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Tiffany Gee Lewis: What to expect when you're . . . teaching your child to drive

The problem with parenting books and magazines is that they front-load all the information. There are hundreds of books and magazine articles dealing with parenting the infant, toddler and elementary child. The literature, the preparation, for parenting the tween and teen is thin and scant.

For instance, no one, absolutely no one, prepared me for the terror involved in handing over the car keys to one’s teenage son. My oldest son, Jackson, has his permit. Before he’s given his license, he must complete 50 hours of supervised driving.

This is a wonderful rule in theory. Our teens need maturity and experience before we allow them to go solo. But in practice, this means 50 hours of me clutching at my seat belt in the passenger’s seat, shouting “Slow down! You’re veering into the bike lane. Red light! Red light!”

“Mom,” Jackson has told me more than once. “You’re scaring me. I know what I’m doing.”

The truth is, Jackson is a completely competent driver. He’s been waiting for this moment nearly his entire life. When he was 6, I asked Jackson what he wanted to learn in the first grade.

“All I really want to learn,” he drawled, “is how to drive a car.”

And he’s really good at it. He follows all the rules to a T, quoting verbatim from the driving manual, which I suspect he’s memorized.

So what is my problem? Learning to drive in a college town is not the easiest experience. The university district, where we live, is a beehive of activity. The drive from our house to the high school is exactly four minutes of unmitigated peril. The street is about 5 feet wide. Parked cars fling open their doors at unexpected times. College students jaywalk constantly, while bikers and skateboarders weave around and through the mayhem. Students particularly like to bike in the rain, at night, wearing black and no reflective gear.

You couldn’t create a simulation more terrifying than this. It’s like a real-life game of Frogger. Every time I get from point A to point B in one piece, it feels like I’ve jumped 10 levels. (Cue the arcade music!)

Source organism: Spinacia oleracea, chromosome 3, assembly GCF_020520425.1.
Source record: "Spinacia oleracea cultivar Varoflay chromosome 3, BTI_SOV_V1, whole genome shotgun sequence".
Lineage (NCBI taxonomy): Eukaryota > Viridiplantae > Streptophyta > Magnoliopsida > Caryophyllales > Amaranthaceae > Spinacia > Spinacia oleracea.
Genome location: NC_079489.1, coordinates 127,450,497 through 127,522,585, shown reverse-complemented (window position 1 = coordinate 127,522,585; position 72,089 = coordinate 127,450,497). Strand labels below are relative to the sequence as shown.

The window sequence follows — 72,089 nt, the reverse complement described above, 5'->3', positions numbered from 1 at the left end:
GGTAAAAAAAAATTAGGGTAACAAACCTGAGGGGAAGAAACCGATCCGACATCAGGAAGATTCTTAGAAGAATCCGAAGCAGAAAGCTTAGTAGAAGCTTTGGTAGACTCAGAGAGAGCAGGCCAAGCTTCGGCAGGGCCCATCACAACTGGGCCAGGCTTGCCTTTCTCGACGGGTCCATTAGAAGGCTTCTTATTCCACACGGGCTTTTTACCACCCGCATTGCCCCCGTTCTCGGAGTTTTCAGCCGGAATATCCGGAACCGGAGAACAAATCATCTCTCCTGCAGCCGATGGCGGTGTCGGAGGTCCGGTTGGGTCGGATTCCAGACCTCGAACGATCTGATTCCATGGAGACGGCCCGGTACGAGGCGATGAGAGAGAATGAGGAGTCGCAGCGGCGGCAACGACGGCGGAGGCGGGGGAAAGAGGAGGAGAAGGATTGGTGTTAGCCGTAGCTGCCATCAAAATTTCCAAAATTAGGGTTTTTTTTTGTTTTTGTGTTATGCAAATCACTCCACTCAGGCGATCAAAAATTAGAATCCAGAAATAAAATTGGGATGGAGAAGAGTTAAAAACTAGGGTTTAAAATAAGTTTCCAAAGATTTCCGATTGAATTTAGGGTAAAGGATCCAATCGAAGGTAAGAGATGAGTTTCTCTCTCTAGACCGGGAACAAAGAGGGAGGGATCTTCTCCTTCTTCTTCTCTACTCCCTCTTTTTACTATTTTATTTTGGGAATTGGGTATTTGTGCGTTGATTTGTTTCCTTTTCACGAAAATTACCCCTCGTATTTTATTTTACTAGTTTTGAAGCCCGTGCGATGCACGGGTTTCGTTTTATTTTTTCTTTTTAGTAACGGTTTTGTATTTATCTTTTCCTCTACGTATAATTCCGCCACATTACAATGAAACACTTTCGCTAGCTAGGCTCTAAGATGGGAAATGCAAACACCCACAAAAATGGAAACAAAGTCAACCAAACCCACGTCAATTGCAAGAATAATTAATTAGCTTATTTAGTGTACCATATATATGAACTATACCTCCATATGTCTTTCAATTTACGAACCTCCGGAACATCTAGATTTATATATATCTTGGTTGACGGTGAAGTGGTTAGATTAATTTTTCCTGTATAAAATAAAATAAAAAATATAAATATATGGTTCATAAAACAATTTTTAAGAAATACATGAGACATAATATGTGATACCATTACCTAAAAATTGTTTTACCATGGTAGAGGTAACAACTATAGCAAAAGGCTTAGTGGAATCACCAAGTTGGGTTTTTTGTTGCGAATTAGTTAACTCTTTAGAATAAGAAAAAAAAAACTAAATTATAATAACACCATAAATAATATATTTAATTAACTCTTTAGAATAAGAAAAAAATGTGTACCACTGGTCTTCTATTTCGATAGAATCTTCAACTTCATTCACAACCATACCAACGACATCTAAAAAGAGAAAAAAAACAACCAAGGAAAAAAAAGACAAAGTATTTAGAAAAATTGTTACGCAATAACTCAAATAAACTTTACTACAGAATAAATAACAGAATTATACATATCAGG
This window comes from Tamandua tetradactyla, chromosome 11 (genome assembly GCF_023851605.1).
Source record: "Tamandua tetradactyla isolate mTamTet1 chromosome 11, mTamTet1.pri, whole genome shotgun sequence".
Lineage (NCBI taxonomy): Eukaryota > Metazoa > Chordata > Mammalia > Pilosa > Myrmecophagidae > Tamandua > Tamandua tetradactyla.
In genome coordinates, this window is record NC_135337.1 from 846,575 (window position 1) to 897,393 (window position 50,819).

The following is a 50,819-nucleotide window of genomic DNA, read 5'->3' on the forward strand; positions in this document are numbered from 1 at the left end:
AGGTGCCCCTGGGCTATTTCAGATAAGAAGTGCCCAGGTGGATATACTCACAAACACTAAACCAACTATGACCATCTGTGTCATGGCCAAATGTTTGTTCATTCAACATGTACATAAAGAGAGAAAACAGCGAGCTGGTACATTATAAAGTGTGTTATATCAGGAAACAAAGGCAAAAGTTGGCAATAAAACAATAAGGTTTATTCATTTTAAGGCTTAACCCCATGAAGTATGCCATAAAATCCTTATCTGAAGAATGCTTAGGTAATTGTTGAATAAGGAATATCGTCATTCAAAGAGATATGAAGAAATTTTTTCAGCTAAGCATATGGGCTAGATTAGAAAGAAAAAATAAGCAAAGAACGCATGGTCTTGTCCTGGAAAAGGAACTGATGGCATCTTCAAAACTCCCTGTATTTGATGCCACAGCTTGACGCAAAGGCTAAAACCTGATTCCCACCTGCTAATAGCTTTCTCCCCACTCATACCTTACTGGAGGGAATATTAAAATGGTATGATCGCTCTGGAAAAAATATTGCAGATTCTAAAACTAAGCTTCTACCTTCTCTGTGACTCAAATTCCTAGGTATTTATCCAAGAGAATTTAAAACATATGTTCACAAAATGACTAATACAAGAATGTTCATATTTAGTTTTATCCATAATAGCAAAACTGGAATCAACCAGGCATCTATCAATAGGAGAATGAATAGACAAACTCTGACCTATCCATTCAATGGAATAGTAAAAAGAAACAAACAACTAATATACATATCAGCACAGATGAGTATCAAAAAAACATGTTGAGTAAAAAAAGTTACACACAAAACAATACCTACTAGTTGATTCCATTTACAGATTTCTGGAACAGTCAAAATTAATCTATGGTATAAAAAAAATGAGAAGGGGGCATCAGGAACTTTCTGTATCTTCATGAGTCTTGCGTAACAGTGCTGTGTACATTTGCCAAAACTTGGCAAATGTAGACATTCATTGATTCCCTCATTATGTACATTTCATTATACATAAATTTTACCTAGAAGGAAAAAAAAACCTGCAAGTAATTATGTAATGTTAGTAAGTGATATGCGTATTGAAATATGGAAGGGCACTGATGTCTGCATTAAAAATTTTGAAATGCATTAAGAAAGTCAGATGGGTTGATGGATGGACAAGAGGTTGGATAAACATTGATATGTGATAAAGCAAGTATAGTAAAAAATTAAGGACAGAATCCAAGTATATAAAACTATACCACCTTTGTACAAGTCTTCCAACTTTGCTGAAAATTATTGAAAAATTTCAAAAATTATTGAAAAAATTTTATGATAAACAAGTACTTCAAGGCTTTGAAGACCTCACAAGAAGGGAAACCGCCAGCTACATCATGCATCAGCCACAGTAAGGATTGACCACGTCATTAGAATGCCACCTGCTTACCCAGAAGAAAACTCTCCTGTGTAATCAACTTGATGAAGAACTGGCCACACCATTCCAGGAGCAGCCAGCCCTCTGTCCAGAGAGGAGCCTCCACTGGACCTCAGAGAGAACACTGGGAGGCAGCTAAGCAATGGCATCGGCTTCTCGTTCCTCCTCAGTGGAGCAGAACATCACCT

Perhaps my fear comes from my deep-seated distaste for driving, and cars and high velocities. The first time I set foot behind a wheel I got the brake and accelerator mixed up and plowed the family minivan through a 10-foot fence around my high school stadium. We laugh about it now (actually, we laughed about it then. My mom and I laughed until we cried, right there, stuck in that fence), but the emotional scars run deep.

When it comes right down to it, it’s the other drivers I distrust. Jackson can follow all the rules, and there will still be people who run red lights, pull out in front of him, tailgate, text while driving and bike without reflectors.

It occurred to me the other night, as Jackson drove home from piano lessons late at night while I clung, white-knuckled, to the door handle, that this moment is absolutely a metaphor for the entire parenting experience as our children transition to adulthood.

I have to trust that all I’ve taught Jackson up to this point will be sufficient. I can try to delay the moment when I hand over the keys to my teenage child who is expected to operate a 4,000-pound machine at the unseemly speed of 60 miles per hour.

But really, the only way he is going to learn is with my willingness to let him sit in the driver’s seat and practice, practice, practice. I can guide and correct (veer left!) and set a good example (Mom, you didn’t come to a complete stop. The manual says …)

But I have no control, in the end, over his choices. I have no control over the choices of the thousands of other drivers barreling their way down the highway.

All I can do is give a hug of encouragement, tell Jackson, “you’ve got this,” strap in tight, and go for the ride of my life.